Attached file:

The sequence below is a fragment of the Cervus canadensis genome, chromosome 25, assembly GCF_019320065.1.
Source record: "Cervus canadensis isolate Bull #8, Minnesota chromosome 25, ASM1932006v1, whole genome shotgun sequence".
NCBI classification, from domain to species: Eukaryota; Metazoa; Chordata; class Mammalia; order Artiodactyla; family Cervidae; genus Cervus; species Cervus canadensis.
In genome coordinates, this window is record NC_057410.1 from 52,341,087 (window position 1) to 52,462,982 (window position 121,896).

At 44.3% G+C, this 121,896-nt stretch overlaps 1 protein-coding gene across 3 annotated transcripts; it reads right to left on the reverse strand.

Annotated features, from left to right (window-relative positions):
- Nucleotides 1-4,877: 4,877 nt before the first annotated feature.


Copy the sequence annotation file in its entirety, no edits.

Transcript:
The sequence below is a fragment of the Cervus canadensis genome, chromosome 25, assembly GCF_019320065.1.
Source record: "Cervus canadensis isolate Bull #8, Minnesota chromosome 25, ASM1932006v1, whole genome shotgun sequence".
NCBI classification, from domain to species: Eukaryota; Metazoa; Chordata; class Mammalia; order Artiodactyla; family Cervidae; genus Cervus; species Cervus canadensis.
In genome coordinates, this window is record NC_057410.1 from 52,341,087 (window position 1) to 52,462,982 (window position 121,896).

At 44.3% G+C, this 121,896-nt stretch overlaps 1 protein-coding gene across 3 annotated transcripts; it reads right to left on the reverse strand.

Annotated features, from left to right (window-relative positions):
- Nucleotides 1-4,877: 4,877 nt before the first annotated feature.